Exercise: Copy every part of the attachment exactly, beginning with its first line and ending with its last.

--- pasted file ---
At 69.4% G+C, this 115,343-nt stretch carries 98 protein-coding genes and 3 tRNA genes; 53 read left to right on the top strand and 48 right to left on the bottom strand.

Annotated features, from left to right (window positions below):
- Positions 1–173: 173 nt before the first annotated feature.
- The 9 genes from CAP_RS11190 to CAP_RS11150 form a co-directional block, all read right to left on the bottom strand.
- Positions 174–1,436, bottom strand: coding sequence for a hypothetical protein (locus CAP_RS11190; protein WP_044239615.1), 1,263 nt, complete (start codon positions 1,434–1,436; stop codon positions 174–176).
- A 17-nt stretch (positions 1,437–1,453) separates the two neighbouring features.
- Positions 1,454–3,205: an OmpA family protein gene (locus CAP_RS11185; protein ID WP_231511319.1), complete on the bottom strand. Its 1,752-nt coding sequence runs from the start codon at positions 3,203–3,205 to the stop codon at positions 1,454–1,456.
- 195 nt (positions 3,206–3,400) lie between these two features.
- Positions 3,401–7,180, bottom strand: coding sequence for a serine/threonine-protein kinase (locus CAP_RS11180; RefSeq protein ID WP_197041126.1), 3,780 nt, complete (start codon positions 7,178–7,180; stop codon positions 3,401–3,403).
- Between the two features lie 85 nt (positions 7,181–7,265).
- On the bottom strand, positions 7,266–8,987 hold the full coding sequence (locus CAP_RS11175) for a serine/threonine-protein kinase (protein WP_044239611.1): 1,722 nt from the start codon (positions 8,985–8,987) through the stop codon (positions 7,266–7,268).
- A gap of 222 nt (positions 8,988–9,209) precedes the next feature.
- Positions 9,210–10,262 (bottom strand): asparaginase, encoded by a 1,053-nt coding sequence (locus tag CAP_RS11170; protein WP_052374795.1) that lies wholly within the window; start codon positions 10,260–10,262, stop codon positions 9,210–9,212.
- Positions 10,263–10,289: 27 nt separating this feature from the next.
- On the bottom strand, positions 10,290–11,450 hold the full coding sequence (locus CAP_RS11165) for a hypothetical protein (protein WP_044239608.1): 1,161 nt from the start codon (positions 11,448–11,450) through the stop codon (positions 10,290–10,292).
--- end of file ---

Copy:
At 69.4% G+C, this 115,343-nt stretch carries 98 protein-coding genes and 3 tRNA genes; 53 read left to right on the top strand and 48 right to left on the bottom strand.

Annotated features, from left to right (window positions below):
- Positions 1–173: 173 nt before the first annotated feature.
- The 9 genes from CAP_RS11190 to CAP_RS11150 form a co-directional block, all read right to left on the bottom strand.
- Positions 174–1,436, bottom strand: coding sequence for a hypothetical protein (locus CAP_RS11190; protein WP_044239615.1), 1,263 nt, complete (start codon positions 1,434–1,436; stop codon positions 174–176).
- A 17-nt stretch (positions 1,437–1,453) separates the two neighbouring features.
- Positions 1,454–3,205: an OmpA family protein gene (locus CAP_RS11185; protein ID WP_231511319.1), complete on the bottom strand. Its 1,752-nt coding sequence runs from the start codon at positions 3,203–3,205 to the stop codon at positions 1,454–1,456.
- 195 nt (positions 3,206–3,400) lie between these two features.
- Positions 3,401–7,180, bottom strand: coding sequence for a serine/threonine-protein kinase (locus CAP_RS11180; RefSeq protein ID WP_197041126.1), 3,780 nt, complete (start codon positions 7,178–7,180; stop codon positions 3,401–3,403).
- Between the two features lie 85 nt (positions 7,181–7,265).
- On the bottom strand, positions 7,266–8,987 hold the full coding sequence (locus CAP_RS11175) for a serine/threonine-protein kinase (protein WP_044239611.1): 1,722 nt from the start codon (positions 8,985–8,987) through the stop codon (positions 7,266–7,268).
- A gap of 222 nt (positions 8,988–9,209) precedes the next feature.
- Positions 9,210–10,262 (bottom strand): asparaginase, encoded by a 1,053-nt coding sequence (locus tag CAP_RS11170; protein WP_052374795.1) that lies wholly within the window; start codon positions 10,260–10,262, stop codon positions 9,210–9,212.
- Positions 10,263–10,289: 27 nt separating this feature from the next.
- On the bottom strand, positions 10,290–11,450 hold the full coding sequence (locus CAP_RS11165) for a hypothetical protein (protein WP_044239608.1): 1,161 nt from the start codon (positions 11,448–11,450) through the stop codon (positions 10,290–10,292).